__________

To comment on this editorial, write to ibjedit@ibj.com.


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  2. "The car count, THE SERIES, THE RACING, THE RATINGS, THE ATTENDANCE< AND THE MANAGEMENT, EVERY season is sub-par." ______________ You're welcome!

  3. that it actually looked a lot like Sato v Franchitti @Houston. And judging from Dario's marble mouthed presentation providing "color", I'd say that he still suffers from his Dallara inflicted head injury._______Considering that the Formula E cars weren't going that quickly at that exact moment, that was impressive air time. But I guess we shouldn't be surprised, as Dallara is the only car builder that needs an FAA certification for their cars. But flying Dallaras aren't new. Just ask Dan Wheldon.

  4. Does anyone know how and where I can get involved and included?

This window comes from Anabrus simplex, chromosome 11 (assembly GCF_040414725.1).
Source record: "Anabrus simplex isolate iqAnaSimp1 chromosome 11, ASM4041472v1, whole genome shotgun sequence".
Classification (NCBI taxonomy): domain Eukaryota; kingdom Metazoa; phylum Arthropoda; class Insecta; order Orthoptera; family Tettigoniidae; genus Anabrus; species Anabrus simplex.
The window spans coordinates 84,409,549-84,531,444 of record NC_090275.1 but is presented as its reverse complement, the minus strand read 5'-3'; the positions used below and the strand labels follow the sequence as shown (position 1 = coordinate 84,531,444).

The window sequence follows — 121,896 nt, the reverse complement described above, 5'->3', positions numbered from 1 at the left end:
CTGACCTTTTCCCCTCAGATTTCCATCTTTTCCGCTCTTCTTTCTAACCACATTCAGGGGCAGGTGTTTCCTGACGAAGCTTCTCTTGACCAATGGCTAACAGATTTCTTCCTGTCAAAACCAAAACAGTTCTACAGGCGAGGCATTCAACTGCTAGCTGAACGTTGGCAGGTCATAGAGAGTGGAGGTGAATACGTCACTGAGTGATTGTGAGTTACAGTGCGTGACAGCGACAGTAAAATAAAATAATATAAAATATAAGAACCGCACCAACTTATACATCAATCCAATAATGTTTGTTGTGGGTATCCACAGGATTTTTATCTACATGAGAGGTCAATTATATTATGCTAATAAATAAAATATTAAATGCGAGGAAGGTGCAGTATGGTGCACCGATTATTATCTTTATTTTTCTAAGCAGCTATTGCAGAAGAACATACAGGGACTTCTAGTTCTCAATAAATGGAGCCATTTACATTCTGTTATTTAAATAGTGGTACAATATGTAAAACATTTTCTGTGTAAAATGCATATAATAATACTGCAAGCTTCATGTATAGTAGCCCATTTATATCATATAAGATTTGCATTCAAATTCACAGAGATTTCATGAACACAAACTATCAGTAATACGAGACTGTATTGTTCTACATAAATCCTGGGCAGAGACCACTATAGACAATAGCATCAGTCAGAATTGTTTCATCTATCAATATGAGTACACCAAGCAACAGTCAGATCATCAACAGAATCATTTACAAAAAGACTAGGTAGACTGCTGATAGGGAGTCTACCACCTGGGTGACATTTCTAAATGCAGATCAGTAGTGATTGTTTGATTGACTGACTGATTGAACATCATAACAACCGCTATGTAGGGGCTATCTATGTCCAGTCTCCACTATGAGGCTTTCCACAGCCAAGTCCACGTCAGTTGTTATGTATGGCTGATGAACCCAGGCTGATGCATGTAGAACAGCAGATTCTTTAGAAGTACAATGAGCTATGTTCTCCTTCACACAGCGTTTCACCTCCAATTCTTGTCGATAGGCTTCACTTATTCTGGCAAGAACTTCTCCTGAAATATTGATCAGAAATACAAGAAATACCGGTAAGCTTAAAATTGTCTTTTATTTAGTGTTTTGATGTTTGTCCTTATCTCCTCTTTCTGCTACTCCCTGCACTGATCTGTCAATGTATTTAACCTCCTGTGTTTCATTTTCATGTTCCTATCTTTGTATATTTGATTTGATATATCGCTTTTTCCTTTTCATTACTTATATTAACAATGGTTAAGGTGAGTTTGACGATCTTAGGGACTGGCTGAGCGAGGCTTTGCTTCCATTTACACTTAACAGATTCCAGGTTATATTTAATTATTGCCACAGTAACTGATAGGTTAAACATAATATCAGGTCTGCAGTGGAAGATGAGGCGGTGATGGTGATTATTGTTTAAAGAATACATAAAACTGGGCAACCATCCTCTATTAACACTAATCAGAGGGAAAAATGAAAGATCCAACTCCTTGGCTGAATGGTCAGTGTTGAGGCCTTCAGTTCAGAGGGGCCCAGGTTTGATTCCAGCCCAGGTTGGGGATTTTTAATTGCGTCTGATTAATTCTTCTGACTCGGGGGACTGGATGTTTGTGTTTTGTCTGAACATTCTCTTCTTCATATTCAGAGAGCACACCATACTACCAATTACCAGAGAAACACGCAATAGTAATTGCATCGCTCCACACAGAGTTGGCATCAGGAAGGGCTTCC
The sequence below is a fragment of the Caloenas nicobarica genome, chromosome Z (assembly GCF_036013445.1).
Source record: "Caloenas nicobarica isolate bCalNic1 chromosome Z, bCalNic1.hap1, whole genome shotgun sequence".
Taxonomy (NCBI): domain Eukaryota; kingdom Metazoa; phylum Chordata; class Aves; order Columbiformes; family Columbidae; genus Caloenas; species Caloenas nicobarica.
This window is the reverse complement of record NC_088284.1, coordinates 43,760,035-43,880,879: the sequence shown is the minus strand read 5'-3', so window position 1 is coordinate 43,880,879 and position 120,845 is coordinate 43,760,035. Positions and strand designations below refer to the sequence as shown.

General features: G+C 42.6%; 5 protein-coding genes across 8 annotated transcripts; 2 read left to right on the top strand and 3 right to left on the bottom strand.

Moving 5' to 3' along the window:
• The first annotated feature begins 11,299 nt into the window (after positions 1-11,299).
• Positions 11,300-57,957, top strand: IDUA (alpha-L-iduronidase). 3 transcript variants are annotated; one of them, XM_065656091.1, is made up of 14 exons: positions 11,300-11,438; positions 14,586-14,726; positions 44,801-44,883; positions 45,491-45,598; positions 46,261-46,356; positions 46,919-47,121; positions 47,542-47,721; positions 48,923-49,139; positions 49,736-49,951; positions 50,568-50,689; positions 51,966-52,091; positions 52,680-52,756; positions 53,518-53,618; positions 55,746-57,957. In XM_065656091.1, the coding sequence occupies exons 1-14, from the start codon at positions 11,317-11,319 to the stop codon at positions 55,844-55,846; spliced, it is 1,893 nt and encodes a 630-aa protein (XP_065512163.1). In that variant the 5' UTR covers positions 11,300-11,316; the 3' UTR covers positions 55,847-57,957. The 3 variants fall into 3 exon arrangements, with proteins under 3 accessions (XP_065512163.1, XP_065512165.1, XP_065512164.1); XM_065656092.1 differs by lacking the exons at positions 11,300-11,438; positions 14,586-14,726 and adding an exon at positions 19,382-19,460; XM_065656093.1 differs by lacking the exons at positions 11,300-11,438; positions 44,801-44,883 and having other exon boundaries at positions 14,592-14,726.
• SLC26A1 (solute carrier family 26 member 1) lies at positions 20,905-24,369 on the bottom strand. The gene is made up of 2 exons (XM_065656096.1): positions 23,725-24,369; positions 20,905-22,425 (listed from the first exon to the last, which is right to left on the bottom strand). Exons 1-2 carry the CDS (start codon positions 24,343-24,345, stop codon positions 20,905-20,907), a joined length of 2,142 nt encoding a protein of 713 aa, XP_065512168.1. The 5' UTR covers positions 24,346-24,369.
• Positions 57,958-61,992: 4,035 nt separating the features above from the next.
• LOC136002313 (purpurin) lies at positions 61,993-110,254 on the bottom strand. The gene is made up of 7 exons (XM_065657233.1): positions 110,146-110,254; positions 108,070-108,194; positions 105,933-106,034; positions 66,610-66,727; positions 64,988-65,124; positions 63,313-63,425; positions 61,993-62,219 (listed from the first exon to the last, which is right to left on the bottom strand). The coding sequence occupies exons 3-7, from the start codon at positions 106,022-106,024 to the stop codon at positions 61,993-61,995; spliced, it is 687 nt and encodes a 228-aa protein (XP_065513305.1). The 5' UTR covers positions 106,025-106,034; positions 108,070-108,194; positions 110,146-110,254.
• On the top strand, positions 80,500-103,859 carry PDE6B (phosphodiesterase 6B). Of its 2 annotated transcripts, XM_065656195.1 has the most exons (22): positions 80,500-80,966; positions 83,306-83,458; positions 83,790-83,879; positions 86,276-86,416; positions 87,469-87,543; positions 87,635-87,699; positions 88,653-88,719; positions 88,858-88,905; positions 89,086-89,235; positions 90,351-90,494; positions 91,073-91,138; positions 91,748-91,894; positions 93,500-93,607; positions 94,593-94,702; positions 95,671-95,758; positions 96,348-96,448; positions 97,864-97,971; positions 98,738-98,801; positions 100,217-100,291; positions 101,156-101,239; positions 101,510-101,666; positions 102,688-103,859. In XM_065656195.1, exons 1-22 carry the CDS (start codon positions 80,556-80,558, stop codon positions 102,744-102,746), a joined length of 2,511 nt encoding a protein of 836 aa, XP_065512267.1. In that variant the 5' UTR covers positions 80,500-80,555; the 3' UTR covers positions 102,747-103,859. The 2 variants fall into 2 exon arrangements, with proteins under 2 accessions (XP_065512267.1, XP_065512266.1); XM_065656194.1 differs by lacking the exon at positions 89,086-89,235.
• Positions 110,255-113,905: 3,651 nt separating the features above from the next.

5. While the data supporting the success of educating our preschoolers is significant, the method of reaching this age group should be multi-faceted. Getting business involved in support of early childhood education is needed. But the ways for businesses to be involved are not just giving money to programs and services. Corporations and businesses educating their own workforce in the importance of sending a child to kindergarten prepared to learn is an alternative way that needs to be addressed. Helping parents prepare their children for school and be involved is a proven method for success. However, many parents are not sure how to help their children. The public is often led to think that preschool education happens only in schools, daycare, or learning centers but parents and other family members along with pediatricians, librarians, museums, etc. are valuable resources in educating our youngsters. When parents are informed through work lunch hour workshops in educating a young child, website exposure to exceptional teaching ideas that illustrate how to encourage learning for fun, media input, and directed community focus on early childhood that is when a difference will be seen. As a society we all need to look outside the normal paths of educating and reaching preschoolers. It is when methods of involving the most important adult in a child's life - a parent, that real success in educating our future workers will occur. The website www.ifnotyouwho.org is free and illustrates activities that are research-based, easy to follow and fun! Businesses should be encouraging their workers to tackle this issue and this website makes it easy for parents to be involved. The focus of preschool education should be to inspire all the adults in a preschooler's life to be aware of what they can do to prepare a child for their future life. Fortunately we now know best practices to prepare a child for a successful start to school. Is the business community ready to be involved in educating preschoolers when it becomes more than a donation but a challenge to their own workers?